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What goes around comes around in fashion and pop culture, but a few rare names endure through the decades—and we’re
proud to say Earnshaw’s is one.
When I was little, I couldn’t get enough spine-tingling chills and thrills: Witness my love for the Goosebumps novels by R.L. Stine. So I was pretty excited to learn that Scholastic is reviving the franchise this fall, with a feature film slated for October and an array of licensed merchandise to match. (To learn more, check out p. 8.)
Coincidentally, I was recently flipping through a copy of Earnshaw’s from January 1996 when I stumbled across an article about the power of the Goosebumps brand. “Goosebumps is phenomenal. Not only have 80 million books been sold, but it’s now a hit series on Fox, and a movie is coming out in the fall,” said Morris Hidary, vice president of sales at M Hidary & Co. back in ’96. Unfortunately that movie—rumored to be produced by Tim Burton—never made its way to the big screen. But nearly 20 years later, a love for R.L. Stine’s delightfully campy, creepy tales lives on.
What’s funny is that very same article implied the Teenage Mutant Ninja Turtles and The Smurfs had already enjoyed their 15 minutes of fame. But as any parent knows, both franchises were recently turned into multi-million-dollar blockbusters.
The lesson here? If you’re looking for the next hot property, check out what kids loved 20 years ago. It kind of makes perfect sense: Two or three decades after a hit show or book’s debut is about the time when its fans have started having kids of their own. And what better way to get parents to the box office than to base your film on beloved characters from their own childhood? And I’m sure it makes it much easier for moms and dads to pick up an extra toy or pair of pajamas when the item triggers a treasured memory. (Based on this formula, I predict that Nickelodeon shows Rugrats, Doug and Are You Afraid of the Dark? are ripe for a revival, as well as MTV’s Daria and Beavis and Butt-head.)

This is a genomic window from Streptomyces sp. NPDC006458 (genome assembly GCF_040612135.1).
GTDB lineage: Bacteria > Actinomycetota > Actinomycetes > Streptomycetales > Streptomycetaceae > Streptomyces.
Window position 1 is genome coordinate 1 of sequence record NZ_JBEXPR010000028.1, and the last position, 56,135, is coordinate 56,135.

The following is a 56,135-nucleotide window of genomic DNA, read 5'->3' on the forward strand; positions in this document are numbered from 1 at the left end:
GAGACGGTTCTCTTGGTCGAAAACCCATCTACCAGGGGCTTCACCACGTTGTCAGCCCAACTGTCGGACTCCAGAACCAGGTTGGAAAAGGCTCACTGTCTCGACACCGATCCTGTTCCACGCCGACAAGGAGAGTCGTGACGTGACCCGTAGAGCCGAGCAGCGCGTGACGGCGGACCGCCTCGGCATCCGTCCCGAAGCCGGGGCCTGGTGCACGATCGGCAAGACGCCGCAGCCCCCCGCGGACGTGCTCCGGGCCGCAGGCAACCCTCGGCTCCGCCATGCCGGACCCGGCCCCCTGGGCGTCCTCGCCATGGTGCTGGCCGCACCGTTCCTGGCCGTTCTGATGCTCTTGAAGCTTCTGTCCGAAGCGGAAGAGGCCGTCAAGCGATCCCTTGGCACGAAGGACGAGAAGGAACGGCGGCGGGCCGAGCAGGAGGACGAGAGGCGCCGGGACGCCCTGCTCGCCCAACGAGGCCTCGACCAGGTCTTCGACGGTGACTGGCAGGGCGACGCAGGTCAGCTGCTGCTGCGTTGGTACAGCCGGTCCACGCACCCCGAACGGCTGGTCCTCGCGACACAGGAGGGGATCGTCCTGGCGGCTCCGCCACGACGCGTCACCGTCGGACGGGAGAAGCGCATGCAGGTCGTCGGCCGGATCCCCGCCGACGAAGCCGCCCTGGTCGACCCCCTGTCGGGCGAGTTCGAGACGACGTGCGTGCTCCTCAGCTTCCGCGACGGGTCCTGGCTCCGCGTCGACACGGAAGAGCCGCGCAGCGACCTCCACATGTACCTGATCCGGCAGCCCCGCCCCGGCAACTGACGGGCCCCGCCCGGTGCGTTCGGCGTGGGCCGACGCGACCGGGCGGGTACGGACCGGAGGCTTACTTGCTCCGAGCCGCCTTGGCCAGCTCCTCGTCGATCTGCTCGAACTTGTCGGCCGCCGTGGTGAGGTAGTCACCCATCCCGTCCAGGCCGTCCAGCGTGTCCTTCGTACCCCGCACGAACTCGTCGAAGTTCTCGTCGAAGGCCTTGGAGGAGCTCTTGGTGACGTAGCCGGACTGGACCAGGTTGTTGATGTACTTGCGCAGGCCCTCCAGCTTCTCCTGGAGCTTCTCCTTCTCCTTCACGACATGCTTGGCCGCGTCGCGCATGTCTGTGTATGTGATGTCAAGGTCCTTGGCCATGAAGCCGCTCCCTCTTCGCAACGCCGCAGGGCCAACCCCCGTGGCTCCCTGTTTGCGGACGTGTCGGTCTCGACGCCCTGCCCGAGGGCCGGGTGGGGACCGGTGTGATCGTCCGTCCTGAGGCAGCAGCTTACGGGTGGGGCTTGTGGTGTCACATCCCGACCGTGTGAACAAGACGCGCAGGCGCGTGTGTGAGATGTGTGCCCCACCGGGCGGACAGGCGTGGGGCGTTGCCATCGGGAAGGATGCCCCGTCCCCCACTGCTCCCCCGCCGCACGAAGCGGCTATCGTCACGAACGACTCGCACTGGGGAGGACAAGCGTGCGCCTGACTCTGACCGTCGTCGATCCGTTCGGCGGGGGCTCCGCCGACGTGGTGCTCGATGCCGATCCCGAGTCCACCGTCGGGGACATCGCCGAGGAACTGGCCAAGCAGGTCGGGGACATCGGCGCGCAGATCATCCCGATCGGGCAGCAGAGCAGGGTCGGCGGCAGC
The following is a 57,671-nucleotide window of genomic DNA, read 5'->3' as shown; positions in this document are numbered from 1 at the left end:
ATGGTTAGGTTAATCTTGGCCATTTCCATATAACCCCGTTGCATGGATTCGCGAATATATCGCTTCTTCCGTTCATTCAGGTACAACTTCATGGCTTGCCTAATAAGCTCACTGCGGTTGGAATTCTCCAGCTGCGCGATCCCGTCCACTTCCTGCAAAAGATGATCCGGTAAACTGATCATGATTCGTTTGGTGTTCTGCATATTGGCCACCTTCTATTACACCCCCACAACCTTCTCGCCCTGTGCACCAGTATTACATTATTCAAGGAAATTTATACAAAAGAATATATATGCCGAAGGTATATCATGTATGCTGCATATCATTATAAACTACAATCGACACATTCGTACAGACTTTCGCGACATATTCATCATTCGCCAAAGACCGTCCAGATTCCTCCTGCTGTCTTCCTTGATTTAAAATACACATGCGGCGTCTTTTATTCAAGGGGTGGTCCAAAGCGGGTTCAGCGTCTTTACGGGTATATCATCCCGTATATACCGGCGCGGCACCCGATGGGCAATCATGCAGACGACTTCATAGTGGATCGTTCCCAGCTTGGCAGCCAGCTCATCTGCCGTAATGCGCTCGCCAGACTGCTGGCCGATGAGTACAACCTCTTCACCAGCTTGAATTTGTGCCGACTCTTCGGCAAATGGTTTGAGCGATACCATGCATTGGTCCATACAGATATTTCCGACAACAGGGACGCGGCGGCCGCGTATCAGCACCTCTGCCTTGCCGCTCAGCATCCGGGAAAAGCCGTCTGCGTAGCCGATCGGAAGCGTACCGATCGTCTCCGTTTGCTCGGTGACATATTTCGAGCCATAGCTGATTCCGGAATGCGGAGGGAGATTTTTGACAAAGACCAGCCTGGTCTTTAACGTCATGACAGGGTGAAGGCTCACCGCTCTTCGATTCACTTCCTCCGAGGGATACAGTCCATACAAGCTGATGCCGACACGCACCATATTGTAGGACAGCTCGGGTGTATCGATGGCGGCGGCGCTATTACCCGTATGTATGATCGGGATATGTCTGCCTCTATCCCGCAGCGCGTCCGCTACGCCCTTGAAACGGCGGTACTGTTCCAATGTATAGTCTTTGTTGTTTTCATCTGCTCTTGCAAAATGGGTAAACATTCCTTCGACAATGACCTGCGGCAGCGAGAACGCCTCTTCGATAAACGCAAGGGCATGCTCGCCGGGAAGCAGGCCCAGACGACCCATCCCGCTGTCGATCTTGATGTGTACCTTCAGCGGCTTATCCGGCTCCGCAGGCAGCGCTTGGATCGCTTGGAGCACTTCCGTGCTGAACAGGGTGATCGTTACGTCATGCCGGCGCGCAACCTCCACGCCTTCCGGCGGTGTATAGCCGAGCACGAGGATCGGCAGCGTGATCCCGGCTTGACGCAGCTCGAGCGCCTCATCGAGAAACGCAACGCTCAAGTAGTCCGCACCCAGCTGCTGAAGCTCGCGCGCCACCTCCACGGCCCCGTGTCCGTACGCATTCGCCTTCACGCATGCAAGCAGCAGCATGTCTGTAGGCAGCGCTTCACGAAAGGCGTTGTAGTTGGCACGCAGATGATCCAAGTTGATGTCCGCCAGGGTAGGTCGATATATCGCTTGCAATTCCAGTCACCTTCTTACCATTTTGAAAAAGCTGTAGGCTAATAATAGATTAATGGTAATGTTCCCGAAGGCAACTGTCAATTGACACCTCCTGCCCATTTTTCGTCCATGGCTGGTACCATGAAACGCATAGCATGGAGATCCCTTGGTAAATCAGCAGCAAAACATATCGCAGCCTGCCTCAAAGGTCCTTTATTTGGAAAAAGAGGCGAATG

Of course, some classics never need a revival—that same 1996 article pointed to the staying power of properties owned by Disney and Warner Bros., a fact that’s still true today. Just look at the success of Disney’s latest version of Cinderella. Just as some fashions invariably prevail through the decades—a Chanel suit, for one—so do our most cherished stories and characters. And just as some styles seem to peak every 20 years or so—bellbottoms, anyone?—so do The Smurfs.
Over the years, the pages of Earnshaw’s have borne witness to it all, from the timeless to the ephemeral. If I seem a touch nostalgic, it’s for a good reason: We’re gearing up to celebrate our 100th anniversary in April of next year. I feel very honored to be part of that legacy, helming a magazine that’s made such a big impact on the childrens’ market and the professionals who make it such a vibrant, enduring industry. Over the next year, we will be taking a look back at some of those people, as well as the brands and trends that made their mark on our pages, and the pages of history.
Those are the kinds of thrills and chills I enjoy today, and I hope you will too.